Suing a school in Illinois can be challenging because this state has a statute that makes schools and school employees immune from liability in several circumstances. In order to succeed in this type of lawsuit, you cannot simply establish that the school made a negligent error; you have to prove that the misconduct that contributed to the injury was “willful and wanton.” This means that you will need more and different proof than if you were simply pursuing a negligence lawsuit. Just because the law requires a higher burden of proof does not mean you should be deterred from pursuing an action if your child was injured at school, however. There are still ways to achieve success. If your child was injured in school, contact an experienced Chicago injury attorney to discuss your options.
The case of K.S. was one that achieved a degree of success for the injured student. K.S. was a student at a high school in a small town west of Elgin and a member of her high school’s freshman cheerleading squad in 2010-11. During a November practice, K.S suffered a fall. She allegedly fell from a height of roughly 10 feet and hit her head on the ground. The varsity coach allegedly asked K.S. if she was okay and basic questions like “where are you?” and “what’s your name?” The girl answered the questions successfully, and was allowed to return to practice after roughly five minutes, according to her complaint.
She suffered a second fall on her head 12 days after the first accident. Allegedly, the freshman team coach asked if the girl was okay and when the student said yes, no further action was taken. The girl’s third fall occurred 10 days after the second. Again, she hit her head and, again, the coach only asked if the girl was okay and took no further action.
By early 2011, the girl began experiencing post-concussion symptoms, which led to her family’s lawsuit against the school, the coaches and others. As K.S.’s case showed, when you have the right evidence, there are still avenues to pursue your school injury case successfully. Although the trial judge in K.S.’s case sided against her family and awarded summary judgment to the defendants, the Appellate Court later issued a ruling that revived the case.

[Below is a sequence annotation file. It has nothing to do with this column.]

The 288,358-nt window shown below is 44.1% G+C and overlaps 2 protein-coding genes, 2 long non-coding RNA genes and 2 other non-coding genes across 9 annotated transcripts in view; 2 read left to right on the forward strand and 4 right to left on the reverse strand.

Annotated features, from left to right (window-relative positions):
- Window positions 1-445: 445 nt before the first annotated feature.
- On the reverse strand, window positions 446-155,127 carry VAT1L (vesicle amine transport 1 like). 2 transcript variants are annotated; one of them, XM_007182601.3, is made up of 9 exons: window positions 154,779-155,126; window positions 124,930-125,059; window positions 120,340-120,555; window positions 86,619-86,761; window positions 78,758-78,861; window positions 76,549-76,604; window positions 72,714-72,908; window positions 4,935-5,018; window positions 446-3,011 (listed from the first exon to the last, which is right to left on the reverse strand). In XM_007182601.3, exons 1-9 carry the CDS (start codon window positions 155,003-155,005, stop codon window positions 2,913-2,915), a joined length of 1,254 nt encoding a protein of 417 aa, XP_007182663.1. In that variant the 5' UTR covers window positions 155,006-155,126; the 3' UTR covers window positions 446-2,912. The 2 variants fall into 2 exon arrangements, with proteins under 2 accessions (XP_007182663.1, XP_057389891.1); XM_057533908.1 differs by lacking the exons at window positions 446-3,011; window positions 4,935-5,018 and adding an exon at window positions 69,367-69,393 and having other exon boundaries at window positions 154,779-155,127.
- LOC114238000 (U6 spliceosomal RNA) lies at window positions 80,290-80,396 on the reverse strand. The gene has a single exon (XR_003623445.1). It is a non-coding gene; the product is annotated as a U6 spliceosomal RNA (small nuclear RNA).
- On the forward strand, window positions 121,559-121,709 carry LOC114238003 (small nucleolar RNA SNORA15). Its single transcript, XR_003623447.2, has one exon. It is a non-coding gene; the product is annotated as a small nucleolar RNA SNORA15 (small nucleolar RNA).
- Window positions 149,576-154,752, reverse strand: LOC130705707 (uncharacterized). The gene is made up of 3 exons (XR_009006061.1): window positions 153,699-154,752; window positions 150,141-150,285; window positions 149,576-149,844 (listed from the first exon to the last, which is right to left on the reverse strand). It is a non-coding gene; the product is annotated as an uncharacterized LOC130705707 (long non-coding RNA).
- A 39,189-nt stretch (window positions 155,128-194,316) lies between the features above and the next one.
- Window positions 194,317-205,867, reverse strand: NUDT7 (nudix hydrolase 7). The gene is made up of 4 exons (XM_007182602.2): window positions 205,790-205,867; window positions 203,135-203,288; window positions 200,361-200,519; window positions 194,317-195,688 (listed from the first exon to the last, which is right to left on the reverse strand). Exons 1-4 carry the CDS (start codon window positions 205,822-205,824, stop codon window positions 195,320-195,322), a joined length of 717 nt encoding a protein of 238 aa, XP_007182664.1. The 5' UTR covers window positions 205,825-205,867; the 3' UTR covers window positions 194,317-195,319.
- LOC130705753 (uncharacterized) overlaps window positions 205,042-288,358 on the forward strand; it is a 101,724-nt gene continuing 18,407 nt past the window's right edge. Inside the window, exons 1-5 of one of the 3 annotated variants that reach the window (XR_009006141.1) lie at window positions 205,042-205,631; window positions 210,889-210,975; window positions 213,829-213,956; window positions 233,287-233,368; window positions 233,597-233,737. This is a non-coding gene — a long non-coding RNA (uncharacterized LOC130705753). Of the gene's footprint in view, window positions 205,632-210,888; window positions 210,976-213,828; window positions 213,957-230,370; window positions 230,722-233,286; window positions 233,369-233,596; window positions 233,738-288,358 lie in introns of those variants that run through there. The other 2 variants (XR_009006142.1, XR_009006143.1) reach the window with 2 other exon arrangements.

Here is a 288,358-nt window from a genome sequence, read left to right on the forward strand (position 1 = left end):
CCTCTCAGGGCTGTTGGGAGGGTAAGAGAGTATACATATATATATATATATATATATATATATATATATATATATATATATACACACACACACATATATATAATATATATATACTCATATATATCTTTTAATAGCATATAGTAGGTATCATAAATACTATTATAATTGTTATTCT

The defense’s argument was that K.S’s case essentially amounted to a case of failure to diagnose or examine, which, by Illinois law’s standards, would have been clearly covered by the immunity statute. K.S.’s family argued, and the Appellate Court agreed, that this was different. The school had a concussion protocol in place but, according to the student, failed to follow it. The student argued that the school failed to follow the protocol when it failed to remove her from participating in her sport, even after she began exhibiting symptoms consistent with a concussion.
When a school has written policy and it fails to follow that policy and a student is injured as result, then that may provide the child an opportunity to obtain compensation in a lawsuit that is not thwarted by the immunity statute. The Appellate Court explained that this school’s alleged failure to follow its concussion protocol was similar a previous case where immunity did not apply. In that 1997 case, the court allowed a family to sue after a student committed suicide. The court ruled that the school was potentially liable, not because it failed to examine or diagnose the child’s suicidal tendencies, but for failing to follow proper procedures after students notified a school counselor of the child’s suicide threats.
Injury lawsuits against schools can be tricky, but they can also be completed successfully if you have the right evidence of misconduct. For the advice and counsel you need for your injury case, talk to the diligent Chicago injury attorneys at Katz, Friedman, Eisenstein, Johnson, Bareck & Bertuca. Our attorneys have, for many years, been providing strong advocacy that gets results. To set up a free case evaluation, contact us at 800-444-1525 or through our website.
More Blog Posts:
Illinois Mother Secures $100K Settlement of Injury Case After Son with Special Needs Falls Down Stairs at School, Chicago Injury Attorneys Blog, Aug. 14, 2018
Northern Illinois Elementary School’s Sledding Trip Leads to Second-Grade Student’s Trip to the Emergency Room, Chicago Injury Attorneys Blog, March 28, 2018